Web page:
Participatory approaches to diversification and intensification of crop production on smallholder farms in Malawi

Daniel van Vugt

Research output: Thesisinternal PhD, WU


Crop production by smallholder farmers in Malawi is characterized by cultivation of maize on a large share of the agricultural land with limited nutrient input. There is need for productive farming systems that are better adapted to a changing climate, and that produce more diverse food to achieve both food and nutrition security. The aim of this thesis was to explore options for sustainable intensification and diversification of maize-based farming systems in central Malawi with legumes and sweet potato.

Farmers participating in on-farm soybean agronomy trials ranked eight technologies in descending order of preference as 1. Early planting 2. Plant population 3. Variety choice 4. Compost manure 5. Weeding 6. Inoculant 7. Fertilizer and 8. Spraying. A combination of inoculation, inorganic fertilizer (10 N, 8 P, 20 K in kg ha-1), and 6 t ha-1 compost manure increased yields from 0.86 t ha-1 under farmers’ practice to 1.56 t ha-1 and resulted in average profits of 222 USD ha-1. Increased plant populations and biocide spraying also increased yields. Low investment costs make inoculants, compost manure and increased plant populations interesting options, unlike inorganic fertiliser.

Locally sourced soybean varieties obtained a larger %Ndfa (65%) than the ‘improved’ variety Nasoko (53%). The %Ndfa was positively associated with soil sand content, sowing date, plant population and biomass accumulation. Quantities of N2 fixed differed between regions and years, and was enhanced by applying inoculant and fertiliser together, leading to more biomass accumulation and larger grain yields. Soil available P and exchangeable K contents also increased the total amount of N2 fixed. Average yield in continuous maize was 2.5 t ha-1, while maize after soybean produced 3.5 t ha-1. Fields of soybean and maize that received adequate nutrient inputs and good management to ensure good yields benefitted most in terms of quantities of N2 fixed by the legume and the yield response of the following maize crop.

Evaluation of six orange-fleshed sweet potato varieties on 221 farmers’ fields showed large variability across fields. The average attainable fresh root yield ranged from    18 t ha-1 for variety Zondeni to 32 t ha-1 for Mathuthu, against actual yields of 5 to 9 t ha-1. Elevation, planting date, rainfall and crop establishment could explain only 28 percent of the average yield gap. Varieties differed in average yields and taste preferences. Timely planting was crucial to attain good root yields by making better use of the available rainfall. Kaphulira was most affected by weevils and weevil control is required for market-oriented producers. Male host farmers received better quality cuttings and planted in better soil moisture conditions, resulting in better establishment and vine yields.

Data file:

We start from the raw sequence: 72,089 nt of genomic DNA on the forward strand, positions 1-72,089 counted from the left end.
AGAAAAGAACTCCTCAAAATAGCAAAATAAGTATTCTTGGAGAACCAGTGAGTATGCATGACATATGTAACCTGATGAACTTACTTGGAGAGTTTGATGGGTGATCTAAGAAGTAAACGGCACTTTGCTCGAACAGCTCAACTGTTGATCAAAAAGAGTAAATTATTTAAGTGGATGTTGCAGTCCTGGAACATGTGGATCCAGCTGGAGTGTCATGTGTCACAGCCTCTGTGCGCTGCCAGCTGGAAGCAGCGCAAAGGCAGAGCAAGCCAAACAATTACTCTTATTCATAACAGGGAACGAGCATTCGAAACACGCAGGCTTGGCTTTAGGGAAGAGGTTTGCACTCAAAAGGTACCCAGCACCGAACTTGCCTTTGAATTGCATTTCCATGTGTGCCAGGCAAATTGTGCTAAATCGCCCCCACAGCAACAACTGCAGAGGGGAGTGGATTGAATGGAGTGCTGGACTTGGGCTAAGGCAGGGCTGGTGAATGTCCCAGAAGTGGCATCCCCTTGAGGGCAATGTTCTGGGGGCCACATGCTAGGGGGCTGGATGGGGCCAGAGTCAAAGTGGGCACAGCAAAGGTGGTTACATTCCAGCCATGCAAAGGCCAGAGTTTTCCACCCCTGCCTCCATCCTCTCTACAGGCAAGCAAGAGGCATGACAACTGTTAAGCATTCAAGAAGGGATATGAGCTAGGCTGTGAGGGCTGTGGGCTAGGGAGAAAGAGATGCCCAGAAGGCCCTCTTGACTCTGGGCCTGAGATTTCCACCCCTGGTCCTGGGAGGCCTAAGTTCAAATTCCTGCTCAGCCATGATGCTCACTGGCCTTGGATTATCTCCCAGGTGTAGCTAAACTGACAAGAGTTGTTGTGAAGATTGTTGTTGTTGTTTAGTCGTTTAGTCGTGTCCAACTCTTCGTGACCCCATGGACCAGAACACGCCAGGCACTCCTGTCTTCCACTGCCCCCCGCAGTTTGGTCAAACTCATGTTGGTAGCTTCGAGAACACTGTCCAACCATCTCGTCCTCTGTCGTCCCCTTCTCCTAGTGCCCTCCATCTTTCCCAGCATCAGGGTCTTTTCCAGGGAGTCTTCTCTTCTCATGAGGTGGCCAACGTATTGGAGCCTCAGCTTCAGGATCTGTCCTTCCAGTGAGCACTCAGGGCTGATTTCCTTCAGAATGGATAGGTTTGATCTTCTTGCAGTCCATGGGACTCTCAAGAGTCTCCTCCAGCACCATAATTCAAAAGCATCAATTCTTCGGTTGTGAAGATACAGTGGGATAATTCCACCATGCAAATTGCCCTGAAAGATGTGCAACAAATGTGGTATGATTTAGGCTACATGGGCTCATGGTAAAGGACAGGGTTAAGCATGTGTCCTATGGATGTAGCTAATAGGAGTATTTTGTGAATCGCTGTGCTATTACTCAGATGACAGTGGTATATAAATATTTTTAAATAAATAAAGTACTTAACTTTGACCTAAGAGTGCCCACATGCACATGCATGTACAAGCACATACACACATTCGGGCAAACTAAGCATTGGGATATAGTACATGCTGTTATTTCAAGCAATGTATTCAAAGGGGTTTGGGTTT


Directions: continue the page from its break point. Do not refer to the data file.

In multi-location input trials excellent mean trial yields of 5.0 t ha-1 for maize, 3.4 t ha-1 for soybean, 2.5 t ha-1 for groundnuts and 13.2 t ha-1 for sweet potato were achieved. Responses to various combinations of inorganic fertilizer and lime were highly variable, but applications enhanced yields in all crops. Although maize production and investments in maize fertilizer were not as profitable as the other crops, fertilizer application to maize gave the best returns of food per amount of money invested. Investments in fertiliser and lime in soybean was more worthwhile than in groundnut, though the financial benefits were somewhat hidden by high groundnut prices.

While there is potential to derive better financial returns from diversification and intensification with legumes and sweet potato, farmers prioritize maize in terms of land area and resource allocation. The participatory research approach demonstrated that there is a wide range of technologies with different levels of human and financial investment costs that smallholder farmers can adopt to enhance yields and profits. There is large variability between farmers in the potential for adoption and the benefits that can be derived from sustainable intensification. Approaches to enhance crop diversification and intensification should address the main constraints of lack of awareness of the benefits of nutrient application to legumes and sweet potato, unstable markets, and access to inputs and credit.

Original languageEnglish
QualificationDoctor of Philosophy
Awarding Institution
  • Wageningen University
  • Giller, Ken, Promotor
  • Franke, A.C., Co-promotor, External person
Award date12 Sept 2018
Place of PublicationWageningen
Print ISBNs9789463433211
Publication statusPublished - 2018


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